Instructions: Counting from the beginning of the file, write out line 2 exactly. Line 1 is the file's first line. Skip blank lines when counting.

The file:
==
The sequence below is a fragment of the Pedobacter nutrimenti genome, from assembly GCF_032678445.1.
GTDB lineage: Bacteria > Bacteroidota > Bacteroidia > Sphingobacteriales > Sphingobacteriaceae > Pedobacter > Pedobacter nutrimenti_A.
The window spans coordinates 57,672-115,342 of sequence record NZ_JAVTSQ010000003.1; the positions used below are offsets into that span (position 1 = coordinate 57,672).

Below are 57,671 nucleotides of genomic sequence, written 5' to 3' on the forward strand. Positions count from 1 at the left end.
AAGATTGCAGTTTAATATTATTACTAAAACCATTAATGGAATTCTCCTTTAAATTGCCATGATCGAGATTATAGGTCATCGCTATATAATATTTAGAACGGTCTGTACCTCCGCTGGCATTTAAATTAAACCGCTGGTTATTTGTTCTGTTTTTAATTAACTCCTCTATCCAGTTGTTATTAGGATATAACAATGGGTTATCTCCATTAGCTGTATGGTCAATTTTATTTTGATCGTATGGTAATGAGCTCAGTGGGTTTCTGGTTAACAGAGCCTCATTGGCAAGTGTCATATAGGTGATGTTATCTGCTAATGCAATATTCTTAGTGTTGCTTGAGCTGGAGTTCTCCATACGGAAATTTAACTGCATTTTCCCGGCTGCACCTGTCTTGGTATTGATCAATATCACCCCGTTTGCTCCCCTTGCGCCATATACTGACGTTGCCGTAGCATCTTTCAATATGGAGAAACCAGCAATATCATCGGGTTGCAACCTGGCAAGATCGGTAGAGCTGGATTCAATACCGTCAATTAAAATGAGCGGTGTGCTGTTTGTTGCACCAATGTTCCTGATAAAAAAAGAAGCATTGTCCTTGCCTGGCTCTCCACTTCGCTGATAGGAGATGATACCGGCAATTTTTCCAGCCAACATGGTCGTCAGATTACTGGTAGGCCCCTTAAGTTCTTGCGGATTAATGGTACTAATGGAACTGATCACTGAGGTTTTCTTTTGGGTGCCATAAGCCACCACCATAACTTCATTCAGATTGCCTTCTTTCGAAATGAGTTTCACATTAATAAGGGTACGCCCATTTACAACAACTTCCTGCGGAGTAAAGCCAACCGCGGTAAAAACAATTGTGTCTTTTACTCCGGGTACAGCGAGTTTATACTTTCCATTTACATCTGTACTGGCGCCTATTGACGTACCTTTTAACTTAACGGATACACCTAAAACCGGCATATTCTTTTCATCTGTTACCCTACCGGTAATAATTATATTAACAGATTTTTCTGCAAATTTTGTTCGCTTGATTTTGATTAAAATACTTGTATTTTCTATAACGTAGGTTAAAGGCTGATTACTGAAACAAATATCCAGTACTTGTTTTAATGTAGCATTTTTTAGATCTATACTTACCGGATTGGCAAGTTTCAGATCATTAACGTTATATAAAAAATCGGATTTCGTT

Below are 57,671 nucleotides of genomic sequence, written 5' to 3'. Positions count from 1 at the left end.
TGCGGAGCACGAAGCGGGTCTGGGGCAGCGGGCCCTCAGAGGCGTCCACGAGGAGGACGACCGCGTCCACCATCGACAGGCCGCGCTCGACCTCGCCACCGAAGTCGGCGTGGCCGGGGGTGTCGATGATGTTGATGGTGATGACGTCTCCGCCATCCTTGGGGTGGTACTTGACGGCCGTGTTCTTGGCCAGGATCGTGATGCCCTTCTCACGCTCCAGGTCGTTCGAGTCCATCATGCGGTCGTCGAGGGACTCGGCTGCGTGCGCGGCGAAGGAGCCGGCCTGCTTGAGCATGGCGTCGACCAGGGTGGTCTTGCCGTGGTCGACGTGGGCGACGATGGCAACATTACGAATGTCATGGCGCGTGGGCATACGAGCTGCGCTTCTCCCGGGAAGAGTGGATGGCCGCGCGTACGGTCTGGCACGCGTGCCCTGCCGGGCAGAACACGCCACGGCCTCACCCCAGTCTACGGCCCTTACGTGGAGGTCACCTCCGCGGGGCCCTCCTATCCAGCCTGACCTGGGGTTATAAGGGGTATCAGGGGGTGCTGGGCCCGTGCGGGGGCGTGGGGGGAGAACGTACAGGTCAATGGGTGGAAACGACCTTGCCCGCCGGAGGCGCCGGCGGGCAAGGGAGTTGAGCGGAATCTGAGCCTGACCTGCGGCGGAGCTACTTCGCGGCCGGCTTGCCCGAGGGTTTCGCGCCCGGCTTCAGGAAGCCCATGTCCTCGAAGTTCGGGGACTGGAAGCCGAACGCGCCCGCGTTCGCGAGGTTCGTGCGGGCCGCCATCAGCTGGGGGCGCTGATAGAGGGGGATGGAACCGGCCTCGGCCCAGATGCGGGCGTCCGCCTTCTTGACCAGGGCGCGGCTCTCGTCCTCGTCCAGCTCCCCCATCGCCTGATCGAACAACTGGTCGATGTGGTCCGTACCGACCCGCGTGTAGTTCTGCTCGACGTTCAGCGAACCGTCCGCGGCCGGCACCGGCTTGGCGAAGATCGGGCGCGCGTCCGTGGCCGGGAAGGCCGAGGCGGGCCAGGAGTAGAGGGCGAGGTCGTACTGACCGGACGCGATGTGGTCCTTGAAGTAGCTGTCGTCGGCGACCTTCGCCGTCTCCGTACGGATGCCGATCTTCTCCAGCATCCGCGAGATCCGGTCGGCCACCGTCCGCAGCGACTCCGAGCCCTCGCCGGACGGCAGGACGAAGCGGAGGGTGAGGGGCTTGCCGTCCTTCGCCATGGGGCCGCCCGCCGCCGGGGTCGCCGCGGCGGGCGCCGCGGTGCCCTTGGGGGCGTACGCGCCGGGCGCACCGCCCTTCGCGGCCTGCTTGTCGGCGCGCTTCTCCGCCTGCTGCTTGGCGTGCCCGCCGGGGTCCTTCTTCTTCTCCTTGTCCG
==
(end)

GTDB lineage: Bacteria > Bacteroidota > Bacteroidia > Sphingobacteriales > Sphingobacteriaceae > Pedobacter > Pedobacter nutrimenti_A.